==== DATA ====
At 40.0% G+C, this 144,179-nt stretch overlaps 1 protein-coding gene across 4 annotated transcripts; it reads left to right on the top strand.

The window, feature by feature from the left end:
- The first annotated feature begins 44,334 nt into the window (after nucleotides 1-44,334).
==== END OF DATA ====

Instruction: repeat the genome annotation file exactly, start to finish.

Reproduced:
At 40.0% G+C, this 144,179-nt stretch overlaps 1 protein-coding gene across 4 annotated transcripts; it reads left to right on the top strand.

The window, feature by feature from the left end:
- The first annotated feature begins 44,334 nt into the window (after nucleotides 1-44,334).